In lower Manhattan, go classical
February 14, 2002
What goes up on the 20-acre site of the World Trade Center will influence the direction of American civic design more profoundly than any single project in the memory of any living American. If we are lucky, rebuilding lower Manhattan could spark a second City Beautiful movement.
So it is good news that firefighters, police, survivors and family members of the victims of Sept. 11 and the general public will be looking over the shoulders of the developers, planners, architects and civic leaders who will control what is built.
Former Mayor Rudy Giuliani's vision of a site devoted to a "soaring memorial" and no economic development is about as realistic as the in-Osama's-face notion of rebuilding the twin towers. After new Mayor Michael Bloomberg dumped cold water on Sir Rudy's notion, it was clear that the obvious would prevail: a collection of buildings and a major memorial. The question is, what will it look like?
Will it be a cacophony of egotecture with an abstract memorial to the dead -- all designed by the nation's (or even the world's) leading modern architects? Something glitzy but sterile like Potsdamerplatz, in Berlin, or Disney's new Times Square?
Or will it be a symphony of classical art and architecture, with a grandeur unseen in American civic design since the City Beautiful movement?
In 1893, millions visited Chicago's World Columbian Exhibition. Many returned home with grand ideas about what a town square or a civic center could be like. Pennsylvania Avenue, in Washington, Michigan Avenue, in Chicago, the Beaux Arts ensemble of City Hall Park, in lower Manhattan, and elegant plazas in cities big and small, including Providence, were inspired by the exuberant grandeur of the exhibition's classical architecture.
It wasn't called a "movement" for nothing. It was popular. It could happen again, and it may be more likely than you would think.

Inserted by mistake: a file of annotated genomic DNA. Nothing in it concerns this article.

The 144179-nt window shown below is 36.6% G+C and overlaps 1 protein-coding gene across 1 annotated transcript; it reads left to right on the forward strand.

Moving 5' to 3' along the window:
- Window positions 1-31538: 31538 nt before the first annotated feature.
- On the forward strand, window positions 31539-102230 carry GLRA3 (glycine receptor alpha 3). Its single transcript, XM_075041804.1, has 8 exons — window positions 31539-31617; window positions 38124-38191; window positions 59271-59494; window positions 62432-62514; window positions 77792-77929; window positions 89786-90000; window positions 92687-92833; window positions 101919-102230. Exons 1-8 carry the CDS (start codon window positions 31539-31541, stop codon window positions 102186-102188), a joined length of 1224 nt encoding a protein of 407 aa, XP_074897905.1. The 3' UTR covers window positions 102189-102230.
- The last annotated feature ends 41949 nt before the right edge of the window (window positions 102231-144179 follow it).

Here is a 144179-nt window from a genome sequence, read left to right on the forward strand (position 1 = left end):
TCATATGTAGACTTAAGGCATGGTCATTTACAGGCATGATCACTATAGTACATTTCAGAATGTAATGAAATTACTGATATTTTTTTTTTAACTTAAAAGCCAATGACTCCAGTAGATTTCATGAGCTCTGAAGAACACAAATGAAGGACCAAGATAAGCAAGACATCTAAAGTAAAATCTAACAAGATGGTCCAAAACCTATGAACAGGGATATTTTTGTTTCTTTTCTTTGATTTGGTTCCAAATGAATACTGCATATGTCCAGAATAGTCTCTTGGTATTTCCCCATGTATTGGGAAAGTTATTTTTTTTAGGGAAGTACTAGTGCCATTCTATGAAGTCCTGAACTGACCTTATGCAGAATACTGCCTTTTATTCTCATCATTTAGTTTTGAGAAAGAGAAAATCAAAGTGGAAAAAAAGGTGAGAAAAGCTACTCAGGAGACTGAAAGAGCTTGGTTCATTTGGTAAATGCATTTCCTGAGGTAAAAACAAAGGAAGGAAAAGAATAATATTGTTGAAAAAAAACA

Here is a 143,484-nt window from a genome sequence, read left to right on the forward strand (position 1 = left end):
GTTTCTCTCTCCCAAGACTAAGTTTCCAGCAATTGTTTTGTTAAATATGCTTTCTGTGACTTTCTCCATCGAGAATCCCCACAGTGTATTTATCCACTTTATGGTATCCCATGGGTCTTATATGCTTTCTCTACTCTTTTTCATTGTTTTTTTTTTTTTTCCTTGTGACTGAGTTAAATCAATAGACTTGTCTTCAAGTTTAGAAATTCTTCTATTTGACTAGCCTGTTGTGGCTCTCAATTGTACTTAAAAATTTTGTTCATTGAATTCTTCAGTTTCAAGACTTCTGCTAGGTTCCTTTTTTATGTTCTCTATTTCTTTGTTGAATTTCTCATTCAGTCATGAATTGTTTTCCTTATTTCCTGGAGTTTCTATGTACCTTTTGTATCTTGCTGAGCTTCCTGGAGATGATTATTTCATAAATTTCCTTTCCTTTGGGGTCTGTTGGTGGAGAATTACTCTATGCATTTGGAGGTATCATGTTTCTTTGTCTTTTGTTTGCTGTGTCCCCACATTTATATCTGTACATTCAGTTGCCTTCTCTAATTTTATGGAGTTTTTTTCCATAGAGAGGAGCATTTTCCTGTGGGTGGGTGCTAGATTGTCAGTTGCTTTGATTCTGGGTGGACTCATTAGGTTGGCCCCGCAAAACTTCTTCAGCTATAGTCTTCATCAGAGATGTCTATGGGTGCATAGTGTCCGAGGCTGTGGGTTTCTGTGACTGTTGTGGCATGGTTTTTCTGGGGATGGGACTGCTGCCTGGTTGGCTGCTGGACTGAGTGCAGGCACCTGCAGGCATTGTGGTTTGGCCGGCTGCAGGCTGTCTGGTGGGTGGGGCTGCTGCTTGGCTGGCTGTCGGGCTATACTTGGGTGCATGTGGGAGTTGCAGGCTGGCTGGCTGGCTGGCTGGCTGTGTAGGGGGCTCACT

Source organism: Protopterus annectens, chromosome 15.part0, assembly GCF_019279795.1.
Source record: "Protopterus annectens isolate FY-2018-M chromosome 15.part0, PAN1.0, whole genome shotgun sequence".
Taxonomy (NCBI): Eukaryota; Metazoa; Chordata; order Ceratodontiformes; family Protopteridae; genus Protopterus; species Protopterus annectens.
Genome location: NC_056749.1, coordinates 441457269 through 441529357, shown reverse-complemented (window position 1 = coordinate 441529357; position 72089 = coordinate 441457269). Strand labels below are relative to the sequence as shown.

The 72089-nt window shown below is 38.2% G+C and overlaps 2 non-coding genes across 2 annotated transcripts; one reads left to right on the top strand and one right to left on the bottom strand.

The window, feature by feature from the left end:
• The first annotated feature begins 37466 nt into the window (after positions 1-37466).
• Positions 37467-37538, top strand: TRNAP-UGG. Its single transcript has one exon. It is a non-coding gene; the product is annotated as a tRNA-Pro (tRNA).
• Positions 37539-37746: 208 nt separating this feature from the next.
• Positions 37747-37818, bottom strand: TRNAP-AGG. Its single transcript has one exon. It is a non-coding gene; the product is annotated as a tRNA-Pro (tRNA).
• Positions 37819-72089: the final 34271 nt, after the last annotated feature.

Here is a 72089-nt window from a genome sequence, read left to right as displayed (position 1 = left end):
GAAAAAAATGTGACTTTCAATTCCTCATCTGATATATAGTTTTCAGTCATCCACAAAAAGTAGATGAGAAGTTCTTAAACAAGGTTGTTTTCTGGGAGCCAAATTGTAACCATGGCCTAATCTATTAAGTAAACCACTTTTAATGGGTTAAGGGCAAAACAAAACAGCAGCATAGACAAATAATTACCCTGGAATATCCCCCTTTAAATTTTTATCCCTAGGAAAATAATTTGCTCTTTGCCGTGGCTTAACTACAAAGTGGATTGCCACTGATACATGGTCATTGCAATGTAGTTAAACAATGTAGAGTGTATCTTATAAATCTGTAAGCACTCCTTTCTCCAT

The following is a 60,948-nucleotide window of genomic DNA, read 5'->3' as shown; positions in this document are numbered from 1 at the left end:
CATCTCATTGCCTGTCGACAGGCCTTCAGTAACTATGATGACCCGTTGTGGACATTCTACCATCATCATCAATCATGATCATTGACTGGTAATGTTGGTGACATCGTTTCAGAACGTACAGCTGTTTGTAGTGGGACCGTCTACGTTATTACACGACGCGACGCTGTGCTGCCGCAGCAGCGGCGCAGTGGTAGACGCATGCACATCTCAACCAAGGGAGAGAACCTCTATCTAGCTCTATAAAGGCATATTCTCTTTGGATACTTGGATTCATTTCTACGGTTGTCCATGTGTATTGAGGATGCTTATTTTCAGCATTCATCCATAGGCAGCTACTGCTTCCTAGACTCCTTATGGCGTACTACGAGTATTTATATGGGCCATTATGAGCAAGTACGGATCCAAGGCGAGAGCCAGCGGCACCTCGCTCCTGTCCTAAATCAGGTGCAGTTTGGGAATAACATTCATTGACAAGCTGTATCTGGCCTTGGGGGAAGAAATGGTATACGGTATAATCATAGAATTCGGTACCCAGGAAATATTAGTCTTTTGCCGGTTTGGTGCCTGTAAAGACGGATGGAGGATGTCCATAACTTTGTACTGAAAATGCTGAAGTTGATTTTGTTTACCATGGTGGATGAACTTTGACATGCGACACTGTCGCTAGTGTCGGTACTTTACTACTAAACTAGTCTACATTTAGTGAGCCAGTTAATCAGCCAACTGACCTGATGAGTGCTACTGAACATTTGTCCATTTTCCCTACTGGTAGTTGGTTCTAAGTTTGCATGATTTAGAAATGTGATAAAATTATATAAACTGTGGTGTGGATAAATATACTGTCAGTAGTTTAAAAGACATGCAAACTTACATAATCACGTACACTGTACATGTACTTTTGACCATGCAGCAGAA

Because clearing ground zero has gone so fast, critical planning and design decisions must be made sooner than expected. The pressure is heightened considerably by a widespread concern that lower Manhattan will lose its competitive edge to other global financial centers unless it rebuilds soon.
A short development timeline could promote a more classical outcome by forcing developers to act fast, before powerful design elites can coalesce around a modernist scheme. Politicians seeking to avoid controversy might back traditional designs that are more likely to please the general public.
A survey of architectural journals suggests that modernists are concentrating on designs for the memorial rather than the neighborhood as a whole. And most of the designs are as goofy and self-infatuated as you would expect.
Meanwhile, classicists are focusing on how to fit a memorial and a set of buildings together in a way that recreates the grid of streets disrupted 30 years ago by the World Trade Center's raised plaza.
For example, the fall issue of the Manhattan Institute's fine quarterly, City Journal, unveils a plan by Franck Lohsen McCrery Architects and Scottish sculptor Alexander Stoddart. Its 10 or 12 buildings, ranging up to 50 stories, hark back to the heyday of the skyscraper, with wedding-cake setbacks and unabashed classical ornamentation. A central plaza and sunken lawn are flanked by four monumental figurative statues, two females symbolizing history and memory, and two males representing police and firefighters, of up to 42 feet in height.
Architecture critic Catesby Leigh, writing in the Jan. 21 Weekly Standard, describes that plan and another by architectural historian Henry Hope Reed and artist Elliott Banfield that is even more pleasingly classical. It features a great column on a plaza flanked by monumental arcades. The first plan, says Leigh, "restores civic art to its rightful place in American urbanism and recognizes the classical tradition as the most promising source of a truly meaningful artistic response to Sept. 11," as would the second.
Truly meaningful, yes, but also truly comprehensible to the public, unlike most of the abstract proposals likely to emerge from the modernist camp. No doubt, the classical plans will be condemned as boring and nostalgic by modernist critics for whom clarity of meaning in art and architecture is considered unsophisticated. Let them rant.
Of course, a short timeline could also backfire, and a compromise satisfying to neither the public nor the modernists might be struck. Catesby Leigh is more pessimistic than I, yet even he still believes that "sooner or later, [classicism] will once again assert itself in our great cities, despite the best efforts of a deeply entrenched [modernist] regime."
With the need to rebuild lower Manhattan focusing public attention on architecture as perhaps never before, a new City Beautiful movement may never again see such an opportunity. Let's roll!
David Brussat is a member of The Journal's editorial board. His e-mail is: firstname.lastname@example.org.
©2002 Providence Journal